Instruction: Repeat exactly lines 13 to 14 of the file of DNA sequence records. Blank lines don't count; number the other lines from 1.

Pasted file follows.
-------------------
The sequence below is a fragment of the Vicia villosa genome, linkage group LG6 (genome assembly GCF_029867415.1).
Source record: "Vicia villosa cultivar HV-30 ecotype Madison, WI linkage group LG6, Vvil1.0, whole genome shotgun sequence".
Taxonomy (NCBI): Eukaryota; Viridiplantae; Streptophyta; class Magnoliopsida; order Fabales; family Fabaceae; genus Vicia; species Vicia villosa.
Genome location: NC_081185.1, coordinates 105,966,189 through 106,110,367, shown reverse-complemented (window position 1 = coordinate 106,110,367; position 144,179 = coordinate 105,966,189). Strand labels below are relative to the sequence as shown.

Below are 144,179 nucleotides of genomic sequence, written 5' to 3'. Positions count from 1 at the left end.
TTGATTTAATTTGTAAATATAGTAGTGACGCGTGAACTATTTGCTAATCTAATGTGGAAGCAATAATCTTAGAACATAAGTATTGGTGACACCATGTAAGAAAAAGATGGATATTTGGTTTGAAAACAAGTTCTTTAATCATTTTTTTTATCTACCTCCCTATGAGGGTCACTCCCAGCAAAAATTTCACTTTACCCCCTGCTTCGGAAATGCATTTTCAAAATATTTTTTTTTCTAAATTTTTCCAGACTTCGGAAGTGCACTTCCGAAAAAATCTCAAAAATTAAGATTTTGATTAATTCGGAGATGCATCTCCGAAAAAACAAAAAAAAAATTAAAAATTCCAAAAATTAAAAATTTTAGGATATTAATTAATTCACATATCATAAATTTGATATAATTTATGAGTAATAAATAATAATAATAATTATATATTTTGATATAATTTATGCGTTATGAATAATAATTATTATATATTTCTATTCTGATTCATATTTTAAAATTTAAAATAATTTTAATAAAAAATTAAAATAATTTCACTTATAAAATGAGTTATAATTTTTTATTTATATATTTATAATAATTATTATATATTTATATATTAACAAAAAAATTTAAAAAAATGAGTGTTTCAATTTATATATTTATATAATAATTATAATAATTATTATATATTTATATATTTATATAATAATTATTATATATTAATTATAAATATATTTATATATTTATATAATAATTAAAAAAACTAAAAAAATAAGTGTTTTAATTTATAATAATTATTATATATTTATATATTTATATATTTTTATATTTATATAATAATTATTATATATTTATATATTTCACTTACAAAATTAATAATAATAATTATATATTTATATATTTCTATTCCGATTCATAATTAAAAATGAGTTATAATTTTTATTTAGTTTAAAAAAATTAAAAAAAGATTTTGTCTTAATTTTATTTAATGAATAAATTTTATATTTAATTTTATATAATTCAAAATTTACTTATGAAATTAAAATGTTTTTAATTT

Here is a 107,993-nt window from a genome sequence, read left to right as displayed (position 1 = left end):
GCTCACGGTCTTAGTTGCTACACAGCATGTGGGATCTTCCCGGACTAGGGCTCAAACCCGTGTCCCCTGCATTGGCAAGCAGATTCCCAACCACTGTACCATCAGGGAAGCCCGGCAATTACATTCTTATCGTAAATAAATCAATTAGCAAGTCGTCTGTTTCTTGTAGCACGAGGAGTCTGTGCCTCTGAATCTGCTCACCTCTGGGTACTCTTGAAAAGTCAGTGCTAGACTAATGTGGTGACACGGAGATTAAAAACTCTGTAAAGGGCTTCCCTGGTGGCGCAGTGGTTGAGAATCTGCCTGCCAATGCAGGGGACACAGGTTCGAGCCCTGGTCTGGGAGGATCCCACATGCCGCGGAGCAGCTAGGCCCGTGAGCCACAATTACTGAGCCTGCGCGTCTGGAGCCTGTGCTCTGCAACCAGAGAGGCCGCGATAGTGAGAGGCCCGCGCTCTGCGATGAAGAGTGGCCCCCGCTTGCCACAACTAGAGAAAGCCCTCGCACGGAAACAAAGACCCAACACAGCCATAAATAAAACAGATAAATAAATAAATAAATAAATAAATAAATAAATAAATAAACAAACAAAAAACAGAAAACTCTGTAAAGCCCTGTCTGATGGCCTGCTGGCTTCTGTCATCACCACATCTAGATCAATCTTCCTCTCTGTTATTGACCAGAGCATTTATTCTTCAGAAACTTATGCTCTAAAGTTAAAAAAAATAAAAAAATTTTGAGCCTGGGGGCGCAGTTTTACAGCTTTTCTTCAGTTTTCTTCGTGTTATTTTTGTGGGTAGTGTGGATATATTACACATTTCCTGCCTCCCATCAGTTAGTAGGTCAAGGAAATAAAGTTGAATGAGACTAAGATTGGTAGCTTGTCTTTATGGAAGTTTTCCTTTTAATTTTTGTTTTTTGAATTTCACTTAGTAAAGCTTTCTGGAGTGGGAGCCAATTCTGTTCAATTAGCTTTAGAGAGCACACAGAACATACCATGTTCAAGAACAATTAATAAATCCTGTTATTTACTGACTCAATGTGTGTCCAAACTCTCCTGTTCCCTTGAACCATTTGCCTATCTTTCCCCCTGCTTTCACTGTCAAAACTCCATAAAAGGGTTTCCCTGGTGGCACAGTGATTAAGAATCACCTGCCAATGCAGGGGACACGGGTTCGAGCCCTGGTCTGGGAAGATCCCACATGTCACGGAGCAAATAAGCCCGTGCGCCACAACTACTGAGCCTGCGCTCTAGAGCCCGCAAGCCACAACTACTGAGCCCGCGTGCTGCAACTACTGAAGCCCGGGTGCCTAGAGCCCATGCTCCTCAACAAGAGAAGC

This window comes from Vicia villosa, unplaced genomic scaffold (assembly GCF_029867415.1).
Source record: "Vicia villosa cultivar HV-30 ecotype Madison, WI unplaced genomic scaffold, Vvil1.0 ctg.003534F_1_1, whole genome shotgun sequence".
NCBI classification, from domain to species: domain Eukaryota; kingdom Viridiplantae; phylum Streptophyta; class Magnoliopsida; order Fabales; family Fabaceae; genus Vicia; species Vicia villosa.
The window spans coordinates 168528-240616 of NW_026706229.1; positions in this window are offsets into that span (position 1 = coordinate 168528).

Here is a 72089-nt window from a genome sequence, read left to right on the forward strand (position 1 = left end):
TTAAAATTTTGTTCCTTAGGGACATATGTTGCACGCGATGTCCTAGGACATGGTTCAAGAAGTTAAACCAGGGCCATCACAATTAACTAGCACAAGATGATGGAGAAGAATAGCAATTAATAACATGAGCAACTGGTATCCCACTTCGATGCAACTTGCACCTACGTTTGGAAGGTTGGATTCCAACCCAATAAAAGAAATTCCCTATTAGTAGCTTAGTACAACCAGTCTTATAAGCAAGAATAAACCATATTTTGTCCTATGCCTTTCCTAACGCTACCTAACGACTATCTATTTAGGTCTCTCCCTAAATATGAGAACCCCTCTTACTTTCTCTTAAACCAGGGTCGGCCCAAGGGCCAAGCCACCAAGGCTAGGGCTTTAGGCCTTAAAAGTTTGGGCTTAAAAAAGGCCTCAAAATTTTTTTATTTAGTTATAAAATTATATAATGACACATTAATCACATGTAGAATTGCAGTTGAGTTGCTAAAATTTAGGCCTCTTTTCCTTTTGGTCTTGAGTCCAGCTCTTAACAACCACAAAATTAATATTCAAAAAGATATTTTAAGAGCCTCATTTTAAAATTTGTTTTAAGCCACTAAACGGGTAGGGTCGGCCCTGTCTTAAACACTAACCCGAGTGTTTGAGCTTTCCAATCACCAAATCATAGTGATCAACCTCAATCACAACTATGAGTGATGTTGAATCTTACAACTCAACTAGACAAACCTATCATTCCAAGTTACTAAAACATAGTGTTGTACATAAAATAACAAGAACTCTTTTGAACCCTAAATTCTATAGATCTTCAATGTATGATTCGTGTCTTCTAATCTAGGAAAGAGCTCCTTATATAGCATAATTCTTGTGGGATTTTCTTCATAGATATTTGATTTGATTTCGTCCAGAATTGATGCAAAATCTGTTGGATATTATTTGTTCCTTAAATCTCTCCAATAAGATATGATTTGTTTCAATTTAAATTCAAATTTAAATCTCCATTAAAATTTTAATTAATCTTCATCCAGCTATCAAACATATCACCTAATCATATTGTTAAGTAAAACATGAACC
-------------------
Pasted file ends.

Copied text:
Here is a 72089-nt window from a genome sequence, read left to right on the forward strand (position 1 = left end):
TTAAAATTTTGTTCCTTAGGGACATATGTTGCACGCGATGTCCTAGGACATGGTTCAAGAAGTTAAACCAGGGCCATCACAATTAACTAGCACAAGATGATGGAGAAGAATAGCAATTAATAACATGAGCAACTGGTATCCCACTTCGATGCAACTTGCACCTACGTTTGGAAGGTTGGATTCCAACCCAATAAAAGAAATTCCCTATTAGTAGCTTAGTACAACCAGTCTTATAAGCAAGAATAAACCATATTTTGTCCTATGCCTTTCCTAACGCTACCTAACGACTATCTATTTAGGTCTCTCCCTAAATATGAGAACCCCTCTTACTTTCTCTTAAACCAGGGTCGGCCCAAGGGCCAAGCCACCAAGGCTAGGGCTTTAGGCCTTAAAAGTTTGGGCTTAAAAAAGGCCTCAAAATTTTTTTATTTAGTTATAAAATTATATAATGACACATTAATCACATGTAGAATTGCAGTTGAGTTGCTAAAATTTAGGCCTCTTTTCCTTTTGGTCTTGAGTCCAGCTCTTAACAACCACAAAATTAATATTCAAAAAGATATTTTAAGAGCCTCATTTTAAAATTTGTTTTAAGCCACTAAACGGGTAGGGTCGGCCCTGTCTTAAACACTAACCCGAGTGTTTGAGCTTTCCAATCACCAAATCATAGTGATCAACCTCAATCACAACTATGAGTGATGTTGAATCTTACAACTCAACTAGACAAACCTATCATTCCAAGTTACTAAAACATAGTGTTGTACATAAAATAACAAGAACTCTTTTGAACCCTAAATTCTATAGATCTTCAATGTATGATTCGTGTCTTCTAATCTAGGAAAGAGCTCCTTATATAGCATAATTCTTGTGGGATTTTCTTCATAGATATTTGATTTGATTTCGTCCAGAATTGATGCAAAATCTGTTGGATATTATTTGTTCCTTAAATCTCTCCAATAAGATATGATTTGTTTCAATTTAAATTCAAATTTAAATCTCCATTAAAATTTTAATTAATCTTCATCCAGCTATCAAACATATCACCTAATCATATTGTTAAGTAAAACATGAACC